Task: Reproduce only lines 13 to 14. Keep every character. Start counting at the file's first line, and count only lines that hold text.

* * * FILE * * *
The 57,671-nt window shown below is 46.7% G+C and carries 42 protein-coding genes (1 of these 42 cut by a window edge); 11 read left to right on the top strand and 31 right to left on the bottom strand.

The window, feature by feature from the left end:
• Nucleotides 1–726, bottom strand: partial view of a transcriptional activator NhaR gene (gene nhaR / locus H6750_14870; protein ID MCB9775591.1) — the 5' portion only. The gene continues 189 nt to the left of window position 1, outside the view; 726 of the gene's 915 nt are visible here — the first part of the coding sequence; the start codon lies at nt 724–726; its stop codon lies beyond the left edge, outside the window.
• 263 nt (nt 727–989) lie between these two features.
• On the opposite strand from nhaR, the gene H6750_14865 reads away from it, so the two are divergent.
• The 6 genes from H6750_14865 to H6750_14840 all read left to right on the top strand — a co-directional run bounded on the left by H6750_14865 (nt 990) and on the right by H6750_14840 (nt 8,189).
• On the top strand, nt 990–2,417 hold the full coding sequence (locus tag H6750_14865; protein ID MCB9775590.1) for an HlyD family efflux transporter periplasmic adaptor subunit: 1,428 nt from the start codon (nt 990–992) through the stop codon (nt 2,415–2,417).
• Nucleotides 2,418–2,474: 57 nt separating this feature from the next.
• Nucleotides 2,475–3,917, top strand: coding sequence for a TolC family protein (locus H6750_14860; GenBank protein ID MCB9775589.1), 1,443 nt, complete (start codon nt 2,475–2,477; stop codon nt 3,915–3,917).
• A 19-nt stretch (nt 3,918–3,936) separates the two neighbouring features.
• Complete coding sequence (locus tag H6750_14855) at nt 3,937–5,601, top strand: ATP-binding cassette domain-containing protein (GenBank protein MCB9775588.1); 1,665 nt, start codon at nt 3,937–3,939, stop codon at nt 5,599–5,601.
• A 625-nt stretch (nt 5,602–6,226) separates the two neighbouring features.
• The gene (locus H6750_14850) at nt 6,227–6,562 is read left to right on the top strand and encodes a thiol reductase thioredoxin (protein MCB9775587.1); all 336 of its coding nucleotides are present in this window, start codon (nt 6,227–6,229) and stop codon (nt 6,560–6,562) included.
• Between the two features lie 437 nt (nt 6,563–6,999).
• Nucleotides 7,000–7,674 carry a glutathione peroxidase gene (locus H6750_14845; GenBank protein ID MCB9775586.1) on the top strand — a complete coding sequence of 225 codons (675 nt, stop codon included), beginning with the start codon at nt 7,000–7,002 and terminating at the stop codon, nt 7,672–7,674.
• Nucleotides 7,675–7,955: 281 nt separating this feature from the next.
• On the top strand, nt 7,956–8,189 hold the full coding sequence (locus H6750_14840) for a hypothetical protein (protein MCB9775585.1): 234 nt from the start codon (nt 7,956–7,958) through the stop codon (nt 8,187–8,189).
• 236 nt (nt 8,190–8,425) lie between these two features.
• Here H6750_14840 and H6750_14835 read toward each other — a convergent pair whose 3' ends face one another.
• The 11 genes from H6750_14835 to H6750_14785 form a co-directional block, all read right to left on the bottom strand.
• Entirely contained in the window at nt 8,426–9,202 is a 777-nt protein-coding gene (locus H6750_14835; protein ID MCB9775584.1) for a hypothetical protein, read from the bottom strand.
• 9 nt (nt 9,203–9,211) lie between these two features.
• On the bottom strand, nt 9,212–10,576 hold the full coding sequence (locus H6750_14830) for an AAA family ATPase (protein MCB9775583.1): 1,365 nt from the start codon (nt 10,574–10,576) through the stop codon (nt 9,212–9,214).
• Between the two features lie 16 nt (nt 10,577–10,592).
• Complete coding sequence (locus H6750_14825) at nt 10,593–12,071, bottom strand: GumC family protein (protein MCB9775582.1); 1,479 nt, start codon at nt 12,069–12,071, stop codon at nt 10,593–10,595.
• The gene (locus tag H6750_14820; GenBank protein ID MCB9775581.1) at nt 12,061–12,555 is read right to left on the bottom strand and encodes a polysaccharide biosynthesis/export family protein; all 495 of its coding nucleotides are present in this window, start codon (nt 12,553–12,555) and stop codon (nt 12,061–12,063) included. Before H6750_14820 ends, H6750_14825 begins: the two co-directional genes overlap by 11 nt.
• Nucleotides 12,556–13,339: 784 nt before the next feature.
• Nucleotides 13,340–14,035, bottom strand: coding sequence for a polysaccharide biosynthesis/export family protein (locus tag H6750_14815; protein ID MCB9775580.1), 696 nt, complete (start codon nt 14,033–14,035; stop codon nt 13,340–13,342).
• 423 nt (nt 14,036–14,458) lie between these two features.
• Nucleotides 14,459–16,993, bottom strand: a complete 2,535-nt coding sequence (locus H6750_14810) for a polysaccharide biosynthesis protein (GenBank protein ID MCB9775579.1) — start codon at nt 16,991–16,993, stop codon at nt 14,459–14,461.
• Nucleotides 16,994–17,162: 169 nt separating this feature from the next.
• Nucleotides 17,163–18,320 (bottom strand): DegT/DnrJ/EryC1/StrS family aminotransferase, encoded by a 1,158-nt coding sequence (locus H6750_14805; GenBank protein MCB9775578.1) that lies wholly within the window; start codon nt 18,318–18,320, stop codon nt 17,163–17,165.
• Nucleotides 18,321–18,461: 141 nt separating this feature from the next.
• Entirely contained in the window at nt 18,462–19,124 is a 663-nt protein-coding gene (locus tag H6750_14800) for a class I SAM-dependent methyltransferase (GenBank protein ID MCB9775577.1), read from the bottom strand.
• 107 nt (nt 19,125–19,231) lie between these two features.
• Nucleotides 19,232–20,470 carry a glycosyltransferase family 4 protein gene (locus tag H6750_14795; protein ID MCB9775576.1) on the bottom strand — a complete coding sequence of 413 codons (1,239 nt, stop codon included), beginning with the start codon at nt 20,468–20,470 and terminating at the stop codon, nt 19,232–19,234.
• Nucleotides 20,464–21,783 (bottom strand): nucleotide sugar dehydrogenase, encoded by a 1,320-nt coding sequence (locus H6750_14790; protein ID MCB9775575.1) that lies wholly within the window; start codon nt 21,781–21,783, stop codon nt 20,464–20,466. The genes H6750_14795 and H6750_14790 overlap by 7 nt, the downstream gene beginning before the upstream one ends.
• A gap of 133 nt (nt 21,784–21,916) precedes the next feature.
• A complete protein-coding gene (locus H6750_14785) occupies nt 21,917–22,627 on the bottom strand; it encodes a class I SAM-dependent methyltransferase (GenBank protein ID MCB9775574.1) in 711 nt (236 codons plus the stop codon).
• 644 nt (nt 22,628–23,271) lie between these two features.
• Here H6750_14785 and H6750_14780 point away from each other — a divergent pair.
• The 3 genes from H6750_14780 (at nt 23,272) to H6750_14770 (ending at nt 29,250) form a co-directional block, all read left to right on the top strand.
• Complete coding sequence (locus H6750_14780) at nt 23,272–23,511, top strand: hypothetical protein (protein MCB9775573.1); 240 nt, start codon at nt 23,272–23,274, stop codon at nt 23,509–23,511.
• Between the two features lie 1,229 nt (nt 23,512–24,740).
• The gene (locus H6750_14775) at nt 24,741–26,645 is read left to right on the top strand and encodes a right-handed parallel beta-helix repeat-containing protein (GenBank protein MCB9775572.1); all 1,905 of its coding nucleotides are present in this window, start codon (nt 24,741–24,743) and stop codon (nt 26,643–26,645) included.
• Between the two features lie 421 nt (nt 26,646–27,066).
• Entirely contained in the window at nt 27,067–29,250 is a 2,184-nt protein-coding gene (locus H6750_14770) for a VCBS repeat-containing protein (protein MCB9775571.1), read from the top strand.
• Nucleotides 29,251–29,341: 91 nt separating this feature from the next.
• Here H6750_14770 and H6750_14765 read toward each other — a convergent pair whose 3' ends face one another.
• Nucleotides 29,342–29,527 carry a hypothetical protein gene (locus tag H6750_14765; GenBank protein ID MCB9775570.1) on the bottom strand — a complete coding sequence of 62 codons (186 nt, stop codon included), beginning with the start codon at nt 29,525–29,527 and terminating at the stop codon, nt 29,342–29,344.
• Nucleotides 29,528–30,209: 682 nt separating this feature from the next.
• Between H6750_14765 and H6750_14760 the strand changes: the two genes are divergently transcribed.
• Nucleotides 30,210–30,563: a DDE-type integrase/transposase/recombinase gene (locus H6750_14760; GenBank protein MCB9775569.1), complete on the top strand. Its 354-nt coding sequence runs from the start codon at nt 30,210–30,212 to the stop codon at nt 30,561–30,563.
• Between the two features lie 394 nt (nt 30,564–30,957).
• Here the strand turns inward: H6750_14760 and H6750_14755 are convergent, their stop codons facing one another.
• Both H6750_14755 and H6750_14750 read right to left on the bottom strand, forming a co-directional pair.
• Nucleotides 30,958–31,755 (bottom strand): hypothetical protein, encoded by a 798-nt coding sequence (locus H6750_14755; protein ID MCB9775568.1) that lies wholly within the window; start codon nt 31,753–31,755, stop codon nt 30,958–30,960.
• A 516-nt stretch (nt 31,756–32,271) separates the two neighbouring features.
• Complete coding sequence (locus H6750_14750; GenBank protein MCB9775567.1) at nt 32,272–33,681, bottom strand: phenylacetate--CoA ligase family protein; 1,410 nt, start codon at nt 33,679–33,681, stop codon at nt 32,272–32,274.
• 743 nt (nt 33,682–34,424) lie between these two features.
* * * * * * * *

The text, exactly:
• The gene (locus H6750_14850) at nt 6,227–6,562 is read left to right on the top strand and encodes a thiol reductase thioredoxin (protein MCB9775587.1); all 336 of its coding nucleotides are present in this window, start codon (nt 6,227–6,229) and stop codon (nt 6,560–6,562) included.
• Between the two features lie 437 nt (nt 6,563–6,999).